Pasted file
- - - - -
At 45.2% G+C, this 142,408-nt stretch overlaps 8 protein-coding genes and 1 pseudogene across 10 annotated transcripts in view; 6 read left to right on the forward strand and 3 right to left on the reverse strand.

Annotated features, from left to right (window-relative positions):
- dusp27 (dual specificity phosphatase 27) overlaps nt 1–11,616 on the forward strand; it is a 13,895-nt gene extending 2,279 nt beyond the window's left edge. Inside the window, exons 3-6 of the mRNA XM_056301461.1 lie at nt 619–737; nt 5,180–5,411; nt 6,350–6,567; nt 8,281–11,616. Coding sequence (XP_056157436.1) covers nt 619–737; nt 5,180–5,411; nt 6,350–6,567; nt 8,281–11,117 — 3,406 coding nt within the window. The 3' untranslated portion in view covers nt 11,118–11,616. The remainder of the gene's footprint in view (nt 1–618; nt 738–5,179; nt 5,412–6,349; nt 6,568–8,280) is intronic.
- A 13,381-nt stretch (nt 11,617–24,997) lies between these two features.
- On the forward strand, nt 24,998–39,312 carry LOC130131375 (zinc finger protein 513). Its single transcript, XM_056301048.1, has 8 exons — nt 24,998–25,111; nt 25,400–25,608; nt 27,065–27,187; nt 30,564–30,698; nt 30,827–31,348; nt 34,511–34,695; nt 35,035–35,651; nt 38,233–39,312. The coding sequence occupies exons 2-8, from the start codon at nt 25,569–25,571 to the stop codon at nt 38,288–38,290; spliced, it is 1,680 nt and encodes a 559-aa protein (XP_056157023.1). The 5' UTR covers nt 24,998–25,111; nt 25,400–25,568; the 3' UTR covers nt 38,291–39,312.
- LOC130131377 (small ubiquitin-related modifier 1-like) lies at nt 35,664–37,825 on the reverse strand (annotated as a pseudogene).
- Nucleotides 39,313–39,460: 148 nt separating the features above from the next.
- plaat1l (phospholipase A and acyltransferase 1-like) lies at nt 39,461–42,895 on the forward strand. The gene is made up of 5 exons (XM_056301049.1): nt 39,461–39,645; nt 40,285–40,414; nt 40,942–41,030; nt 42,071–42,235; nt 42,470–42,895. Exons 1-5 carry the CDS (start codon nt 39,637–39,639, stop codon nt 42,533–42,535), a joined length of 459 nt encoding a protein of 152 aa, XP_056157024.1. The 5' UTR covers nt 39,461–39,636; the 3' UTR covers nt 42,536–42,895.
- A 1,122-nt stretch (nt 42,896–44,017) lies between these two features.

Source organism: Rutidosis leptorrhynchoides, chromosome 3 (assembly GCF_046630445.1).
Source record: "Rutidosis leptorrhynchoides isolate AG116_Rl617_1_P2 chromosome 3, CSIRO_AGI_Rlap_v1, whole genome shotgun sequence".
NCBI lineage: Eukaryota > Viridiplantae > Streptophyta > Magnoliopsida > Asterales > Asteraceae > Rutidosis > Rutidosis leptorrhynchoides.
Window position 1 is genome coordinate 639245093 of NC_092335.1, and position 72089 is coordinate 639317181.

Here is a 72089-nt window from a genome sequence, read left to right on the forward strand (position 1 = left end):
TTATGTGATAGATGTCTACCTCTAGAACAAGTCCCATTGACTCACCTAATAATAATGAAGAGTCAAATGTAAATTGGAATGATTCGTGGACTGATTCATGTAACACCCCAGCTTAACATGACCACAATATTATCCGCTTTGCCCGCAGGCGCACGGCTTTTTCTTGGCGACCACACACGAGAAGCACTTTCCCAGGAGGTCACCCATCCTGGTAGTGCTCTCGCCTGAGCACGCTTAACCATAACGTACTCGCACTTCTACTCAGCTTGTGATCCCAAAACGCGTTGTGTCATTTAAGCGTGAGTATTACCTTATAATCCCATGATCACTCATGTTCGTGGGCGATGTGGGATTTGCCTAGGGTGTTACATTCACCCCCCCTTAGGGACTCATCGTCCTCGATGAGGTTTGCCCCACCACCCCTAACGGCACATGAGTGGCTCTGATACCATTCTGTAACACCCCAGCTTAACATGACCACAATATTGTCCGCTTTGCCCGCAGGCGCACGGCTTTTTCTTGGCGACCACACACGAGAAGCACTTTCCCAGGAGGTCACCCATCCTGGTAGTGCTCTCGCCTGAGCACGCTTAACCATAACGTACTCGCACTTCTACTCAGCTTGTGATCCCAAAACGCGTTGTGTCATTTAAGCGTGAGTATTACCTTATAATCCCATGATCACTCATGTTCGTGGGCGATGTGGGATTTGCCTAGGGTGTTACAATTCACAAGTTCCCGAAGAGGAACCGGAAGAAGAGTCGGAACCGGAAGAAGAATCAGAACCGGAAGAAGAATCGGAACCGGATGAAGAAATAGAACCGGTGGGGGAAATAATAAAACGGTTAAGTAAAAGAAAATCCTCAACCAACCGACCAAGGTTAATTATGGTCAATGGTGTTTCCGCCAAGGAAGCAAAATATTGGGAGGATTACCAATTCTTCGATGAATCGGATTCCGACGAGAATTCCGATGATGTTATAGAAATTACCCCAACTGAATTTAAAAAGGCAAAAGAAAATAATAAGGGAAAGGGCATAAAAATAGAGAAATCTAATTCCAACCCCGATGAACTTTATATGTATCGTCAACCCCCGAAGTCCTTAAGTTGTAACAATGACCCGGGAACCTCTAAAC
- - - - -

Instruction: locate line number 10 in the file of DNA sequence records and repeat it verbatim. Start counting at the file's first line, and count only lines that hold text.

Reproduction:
Source organism: Rutidosis leptorrhynchoides, chromosome 3 (assembly GCF_046630445.1).